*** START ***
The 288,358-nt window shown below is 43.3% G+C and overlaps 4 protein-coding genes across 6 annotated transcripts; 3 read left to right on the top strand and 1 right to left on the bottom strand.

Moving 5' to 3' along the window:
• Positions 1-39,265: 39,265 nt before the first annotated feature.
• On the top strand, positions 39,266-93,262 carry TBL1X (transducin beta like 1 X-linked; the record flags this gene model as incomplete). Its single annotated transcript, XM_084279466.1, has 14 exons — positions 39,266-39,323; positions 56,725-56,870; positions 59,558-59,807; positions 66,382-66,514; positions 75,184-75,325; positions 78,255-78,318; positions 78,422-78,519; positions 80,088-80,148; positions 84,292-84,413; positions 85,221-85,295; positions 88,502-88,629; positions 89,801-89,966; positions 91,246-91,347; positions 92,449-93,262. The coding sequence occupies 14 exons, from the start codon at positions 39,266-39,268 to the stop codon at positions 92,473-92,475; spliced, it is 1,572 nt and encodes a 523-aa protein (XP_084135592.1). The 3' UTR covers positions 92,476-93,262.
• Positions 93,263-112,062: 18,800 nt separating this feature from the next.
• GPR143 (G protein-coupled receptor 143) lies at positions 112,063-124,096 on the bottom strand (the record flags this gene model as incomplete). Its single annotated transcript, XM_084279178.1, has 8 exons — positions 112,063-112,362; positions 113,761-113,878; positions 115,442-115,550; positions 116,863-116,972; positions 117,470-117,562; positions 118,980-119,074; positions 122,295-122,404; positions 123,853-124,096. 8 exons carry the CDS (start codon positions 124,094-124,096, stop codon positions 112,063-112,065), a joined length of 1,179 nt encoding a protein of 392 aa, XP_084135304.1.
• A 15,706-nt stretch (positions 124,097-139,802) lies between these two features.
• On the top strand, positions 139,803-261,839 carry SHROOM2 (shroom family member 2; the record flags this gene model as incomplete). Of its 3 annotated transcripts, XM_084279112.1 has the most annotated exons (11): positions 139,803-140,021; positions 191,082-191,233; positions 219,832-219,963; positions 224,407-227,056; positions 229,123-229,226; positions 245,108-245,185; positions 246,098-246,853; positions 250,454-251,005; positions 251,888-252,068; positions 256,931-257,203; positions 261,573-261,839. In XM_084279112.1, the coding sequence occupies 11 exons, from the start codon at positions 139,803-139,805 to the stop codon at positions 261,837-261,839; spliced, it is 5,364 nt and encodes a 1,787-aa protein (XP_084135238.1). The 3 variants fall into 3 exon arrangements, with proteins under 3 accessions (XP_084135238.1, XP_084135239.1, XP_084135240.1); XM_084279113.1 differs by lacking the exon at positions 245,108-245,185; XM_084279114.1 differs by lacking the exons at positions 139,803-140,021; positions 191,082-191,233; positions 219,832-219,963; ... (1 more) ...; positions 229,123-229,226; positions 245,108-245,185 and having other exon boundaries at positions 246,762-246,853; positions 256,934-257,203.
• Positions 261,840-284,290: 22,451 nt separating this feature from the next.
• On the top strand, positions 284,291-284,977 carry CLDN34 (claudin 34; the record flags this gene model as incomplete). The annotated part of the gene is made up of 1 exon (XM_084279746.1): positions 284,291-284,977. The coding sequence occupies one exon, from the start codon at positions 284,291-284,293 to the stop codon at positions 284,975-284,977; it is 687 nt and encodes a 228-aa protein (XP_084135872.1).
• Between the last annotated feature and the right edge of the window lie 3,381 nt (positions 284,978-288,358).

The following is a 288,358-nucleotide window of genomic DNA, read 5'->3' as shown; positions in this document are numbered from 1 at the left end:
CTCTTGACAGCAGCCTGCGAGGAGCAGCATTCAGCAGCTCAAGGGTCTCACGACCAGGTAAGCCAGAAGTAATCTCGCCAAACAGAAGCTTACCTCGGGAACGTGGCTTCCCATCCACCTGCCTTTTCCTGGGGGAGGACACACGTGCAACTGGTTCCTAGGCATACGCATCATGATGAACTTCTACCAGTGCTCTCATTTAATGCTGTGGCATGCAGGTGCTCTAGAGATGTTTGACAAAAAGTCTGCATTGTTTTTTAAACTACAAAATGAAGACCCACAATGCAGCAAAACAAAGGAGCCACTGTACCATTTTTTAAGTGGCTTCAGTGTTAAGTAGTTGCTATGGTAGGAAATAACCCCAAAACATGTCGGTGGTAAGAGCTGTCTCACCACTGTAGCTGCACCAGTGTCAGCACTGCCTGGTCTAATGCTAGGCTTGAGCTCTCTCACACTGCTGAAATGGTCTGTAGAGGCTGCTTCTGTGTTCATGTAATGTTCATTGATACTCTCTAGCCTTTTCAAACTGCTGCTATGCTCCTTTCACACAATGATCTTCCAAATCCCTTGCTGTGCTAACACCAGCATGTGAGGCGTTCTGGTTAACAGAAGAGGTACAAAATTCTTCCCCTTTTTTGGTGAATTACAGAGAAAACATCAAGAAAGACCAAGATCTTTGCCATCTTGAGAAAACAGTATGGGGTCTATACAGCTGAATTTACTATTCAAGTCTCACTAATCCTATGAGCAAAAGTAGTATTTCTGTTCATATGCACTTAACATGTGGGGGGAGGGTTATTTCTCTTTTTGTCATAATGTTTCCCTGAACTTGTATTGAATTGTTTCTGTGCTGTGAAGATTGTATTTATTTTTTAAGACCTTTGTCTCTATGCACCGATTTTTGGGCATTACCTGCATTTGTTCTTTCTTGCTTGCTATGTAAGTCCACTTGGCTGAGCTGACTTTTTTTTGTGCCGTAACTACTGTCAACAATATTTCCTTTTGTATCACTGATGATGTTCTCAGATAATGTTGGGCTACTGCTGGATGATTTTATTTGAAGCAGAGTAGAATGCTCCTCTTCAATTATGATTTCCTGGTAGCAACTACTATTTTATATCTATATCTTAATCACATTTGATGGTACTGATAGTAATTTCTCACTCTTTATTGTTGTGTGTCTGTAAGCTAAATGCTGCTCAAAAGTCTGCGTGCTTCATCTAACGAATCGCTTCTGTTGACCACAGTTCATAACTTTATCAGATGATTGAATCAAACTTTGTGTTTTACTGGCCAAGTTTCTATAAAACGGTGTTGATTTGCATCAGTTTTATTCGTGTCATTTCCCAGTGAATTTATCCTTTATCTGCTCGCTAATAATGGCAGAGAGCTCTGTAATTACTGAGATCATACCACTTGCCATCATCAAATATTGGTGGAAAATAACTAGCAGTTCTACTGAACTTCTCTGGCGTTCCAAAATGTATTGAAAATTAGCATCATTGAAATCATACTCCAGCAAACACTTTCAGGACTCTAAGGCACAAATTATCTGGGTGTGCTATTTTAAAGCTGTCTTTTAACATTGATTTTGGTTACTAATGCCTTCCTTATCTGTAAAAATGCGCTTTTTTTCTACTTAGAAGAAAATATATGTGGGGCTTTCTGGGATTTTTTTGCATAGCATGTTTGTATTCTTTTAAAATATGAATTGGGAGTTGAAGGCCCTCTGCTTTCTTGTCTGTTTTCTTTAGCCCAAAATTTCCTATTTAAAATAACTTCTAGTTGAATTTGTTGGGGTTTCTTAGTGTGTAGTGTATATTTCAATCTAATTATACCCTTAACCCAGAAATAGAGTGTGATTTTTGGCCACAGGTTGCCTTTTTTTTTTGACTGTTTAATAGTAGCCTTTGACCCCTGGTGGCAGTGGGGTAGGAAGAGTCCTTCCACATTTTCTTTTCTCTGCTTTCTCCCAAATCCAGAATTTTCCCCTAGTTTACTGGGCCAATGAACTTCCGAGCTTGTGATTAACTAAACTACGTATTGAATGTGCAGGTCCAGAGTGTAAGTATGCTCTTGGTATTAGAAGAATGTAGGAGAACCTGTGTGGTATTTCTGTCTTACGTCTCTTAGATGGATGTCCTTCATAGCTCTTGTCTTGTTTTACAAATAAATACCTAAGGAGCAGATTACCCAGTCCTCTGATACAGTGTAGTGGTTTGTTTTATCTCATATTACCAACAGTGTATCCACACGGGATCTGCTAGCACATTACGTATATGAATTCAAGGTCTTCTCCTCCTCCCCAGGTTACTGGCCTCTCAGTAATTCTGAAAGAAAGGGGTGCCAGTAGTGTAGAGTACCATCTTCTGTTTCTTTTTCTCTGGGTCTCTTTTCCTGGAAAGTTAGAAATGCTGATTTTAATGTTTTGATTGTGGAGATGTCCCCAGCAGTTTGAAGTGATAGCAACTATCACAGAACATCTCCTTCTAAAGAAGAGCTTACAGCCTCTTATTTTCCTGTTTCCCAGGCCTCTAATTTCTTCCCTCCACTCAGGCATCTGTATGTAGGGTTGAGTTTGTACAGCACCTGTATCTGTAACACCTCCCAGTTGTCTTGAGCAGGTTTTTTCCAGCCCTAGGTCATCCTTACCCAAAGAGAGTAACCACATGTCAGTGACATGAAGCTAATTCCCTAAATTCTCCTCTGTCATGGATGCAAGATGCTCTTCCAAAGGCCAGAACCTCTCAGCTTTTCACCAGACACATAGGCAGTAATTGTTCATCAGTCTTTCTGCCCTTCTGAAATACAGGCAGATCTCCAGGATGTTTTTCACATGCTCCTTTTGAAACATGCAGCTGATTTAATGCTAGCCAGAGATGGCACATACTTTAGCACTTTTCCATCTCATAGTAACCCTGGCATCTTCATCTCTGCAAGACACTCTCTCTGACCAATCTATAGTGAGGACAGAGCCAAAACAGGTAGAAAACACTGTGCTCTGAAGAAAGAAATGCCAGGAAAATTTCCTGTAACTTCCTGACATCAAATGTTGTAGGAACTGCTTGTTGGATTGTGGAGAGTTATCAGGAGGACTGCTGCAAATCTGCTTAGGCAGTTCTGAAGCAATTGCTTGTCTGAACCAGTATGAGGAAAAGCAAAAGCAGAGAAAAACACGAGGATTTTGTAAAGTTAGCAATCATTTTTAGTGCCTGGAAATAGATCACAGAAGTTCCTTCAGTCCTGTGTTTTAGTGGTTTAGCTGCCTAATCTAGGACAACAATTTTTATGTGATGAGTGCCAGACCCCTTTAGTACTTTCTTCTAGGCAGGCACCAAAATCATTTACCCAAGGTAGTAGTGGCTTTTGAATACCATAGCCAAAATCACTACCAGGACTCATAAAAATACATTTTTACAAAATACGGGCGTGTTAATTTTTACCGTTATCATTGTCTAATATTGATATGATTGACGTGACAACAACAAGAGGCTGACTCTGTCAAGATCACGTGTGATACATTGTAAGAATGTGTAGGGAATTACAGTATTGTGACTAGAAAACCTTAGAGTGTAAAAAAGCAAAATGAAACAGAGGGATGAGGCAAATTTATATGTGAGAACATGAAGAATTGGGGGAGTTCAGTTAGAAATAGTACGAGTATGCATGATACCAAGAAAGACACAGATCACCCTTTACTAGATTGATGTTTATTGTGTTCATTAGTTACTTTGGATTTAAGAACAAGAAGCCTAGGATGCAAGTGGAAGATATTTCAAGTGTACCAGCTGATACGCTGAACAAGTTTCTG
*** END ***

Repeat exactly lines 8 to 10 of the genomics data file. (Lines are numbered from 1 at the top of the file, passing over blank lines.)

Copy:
• On the top strand, positions 139,803-261,839 carry SHROOM2 (shroom family member 2; the record flags this gene model as incomplete). Of its 3 annotated transcripts, XM_084279112.1 has the most annotated exons (11): positions 139,803-140,021; positions 191,082-191,233; positions 219,832-219,963; positions 224,407-227,056; positions 229,123-229,226; positions 245,108-245,185; positions 246,098-246,853; positions 250,454-251,005; positions 251,888-252,068; positions 256,931-257,203; positions 261,573-261,839. In XM_084279112.1, the coding sequence occupies 11 exons, from the start codon at positions 139,803-139,805 to the stop codon at positions 261,837-261,839; spliced, it is 5,364 nt and encodes a 1,787-aa protein (XP_084135238.1). The 3 variants fall into 3 exon arrangements, with proteins under 3 accessions (XP_084135238.1, XP_084135239.1, XP_084135240.1); XM_084279113.1 differs by lacking the exon at positions 245,108-245,185; XM_084279114.1 differs by lacking the exons at positions 139,803-140,021; positions 191,082-191,233; positions 219,832-219,963; ... (1 more) ...; positions 229,123-229,226; positions 245,108-245,185 and having other exon boundaries at positions 246,762-246,853; positions 256,934-257,203.
• Positions 261,840-284,290: 22,451 nt separating this feature from the next.
• On the top strand, positions 284,291-284,977 carry CLDN34 (claudin 34; the record flags this gene model as incomplete). The annotated part of the gene is made up of 1 exon (XM_084279746.1): positions 284,291-284,977. The coding sequence occupies one exon, from the start codon at positions 284,291-284,293 to the stop codon at positions 284,975-284,977; it is 687 nt and encodes a 228-aa protein (XP_084135872.1).